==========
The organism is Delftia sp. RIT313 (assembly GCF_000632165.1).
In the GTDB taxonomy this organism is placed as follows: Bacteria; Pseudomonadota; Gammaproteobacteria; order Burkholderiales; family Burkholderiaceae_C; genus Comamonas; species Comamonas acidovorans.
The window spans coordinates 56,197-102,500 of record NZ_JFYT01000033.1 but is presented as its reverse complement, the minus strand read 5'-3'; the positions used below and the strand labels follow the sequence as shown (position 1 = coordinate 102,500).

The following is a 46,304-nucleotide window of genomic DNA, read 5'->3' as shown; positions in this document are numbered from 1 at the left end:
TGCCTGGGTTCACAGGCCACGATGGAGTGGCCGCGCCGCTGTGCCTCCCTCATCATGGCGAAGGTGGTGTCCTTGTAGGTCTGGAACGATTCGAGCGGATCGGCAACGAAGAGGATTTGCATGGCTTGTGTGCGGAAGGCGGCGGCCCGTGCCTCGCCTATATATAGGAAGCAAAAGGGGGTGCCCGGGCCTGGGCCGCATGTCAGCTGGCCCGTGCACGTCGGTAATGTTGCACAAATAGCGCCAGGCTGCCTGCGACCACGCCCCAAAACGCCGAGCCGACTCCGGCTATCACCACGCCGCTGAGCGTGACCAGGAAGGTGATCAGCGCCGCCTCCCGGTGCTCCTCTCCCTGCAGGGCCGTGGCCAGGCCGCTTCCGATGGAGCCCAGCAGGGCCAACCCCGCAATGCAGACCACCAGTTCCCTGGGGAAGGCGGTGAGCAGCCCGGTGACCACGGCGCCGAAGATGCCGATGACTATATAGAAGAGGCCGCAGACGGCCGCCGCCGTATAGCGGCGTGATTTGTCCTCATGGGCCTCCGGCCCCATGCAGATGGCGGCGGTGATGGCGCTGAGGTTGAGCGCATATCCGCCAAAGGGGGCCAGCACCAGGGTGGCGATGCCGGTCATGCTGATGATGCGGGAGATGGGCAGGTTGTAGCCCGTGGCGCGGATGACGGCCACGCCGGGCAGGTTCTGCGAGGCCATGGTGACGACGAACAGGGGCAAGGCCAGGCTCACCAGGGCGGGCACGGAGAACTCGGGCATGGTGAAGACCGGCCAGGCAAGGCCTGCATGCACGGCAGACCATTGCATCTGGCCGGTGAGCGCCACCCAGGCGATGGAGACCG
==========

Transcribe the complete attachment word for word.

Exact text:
The organism is Delftia sp. RIT313 (assembly GCF_000632165.1).
In the GTDB taxonomy this organism is placed as follows: Bacteria; Pseudomonadota; Gammaproteobacteria; order Burkholderiales; family Burkholderiaceae_C; genus Comamonas; species Comamonas acidovorans.
The window spans coordinates 56,197-102,500 of record NZ_JFYT01000033.1 but is presented as its reverse complement, the minus strand read 5'-3'; the positions used below and the strand labels follow the sequence as shown (position 1 = coordinate 102,500).

The following is a 46,304-nucleotide window of genomic DNA, read 5'->3' as shown; positions in this document are numbered from 1 at the left end:
TGCCTGGGTTCACAGGCCACGATGGAGTGGCCGCGCCGCTGTGCCTCCCTCATCATGGCGAAGGTGGTGTCCTTGTAGGTCTGGAACGATTCGAGCGGATCGGCAACGAAGAGGATTTGCATGGCTTGTGTGCGGAAGGCGGCGGCCCGTGCCTCGCCTATATATAGGAAGCAAAAGGGGGTGCCCGGGCCTGGGCCGCATGTCAGCTGGCCCGTGCACGTCGGTAATGTTGCACAAATAGCGCCAGGCTGCCTGCGACCACGCCCCAAAACGCCGAGCCGACTCCGGCTATCACCACGCCGCTGAGCGTGACCAGGAAGGTGATCAGCGCCGCCTCCCGGTGCTCCTCTCCCTGCAGGGCCGTGGCCAGGCCGCTTCCGATGGAGCCCAGCAGGGCCAACCCCGCAATGCAGACCACCAGTTCCCTGGGGAAGGCGGTGAGCAGCCCGGTGACCACGGCGCCGAAGATGCCGATGACTATATAGAAGAGGCCGCAGACGGCCGCCGCCGTATAGCGGCGTGATTTGTCCTCATGGGCCTCCGGCCCCATGCAGATGGCGGCGGTGATGGCGCTGAGGTTGAGCGCATATCCGCCAAAGGGGGCCAGCACCAGGGTGGCGATGCCGGTCATGCTGATGATGCGGGAGATGGGCAGGTTGTAGCCCGTGGCGCGGATGACGGCCACGCCGGGCAGGTTCTGCGAGGCCATGGTGACGACGAACAGGGGCAAGGCCAGGCTCACCAGGGCGGGCACGGAGAACTCGGGCATGGTGAAGACCGGCCAGGCAAGGCCTGCATGCACGGCAGACCATTGCATCTGGCCGGTGAGCGCCACCCAGGCGATGGAGACCG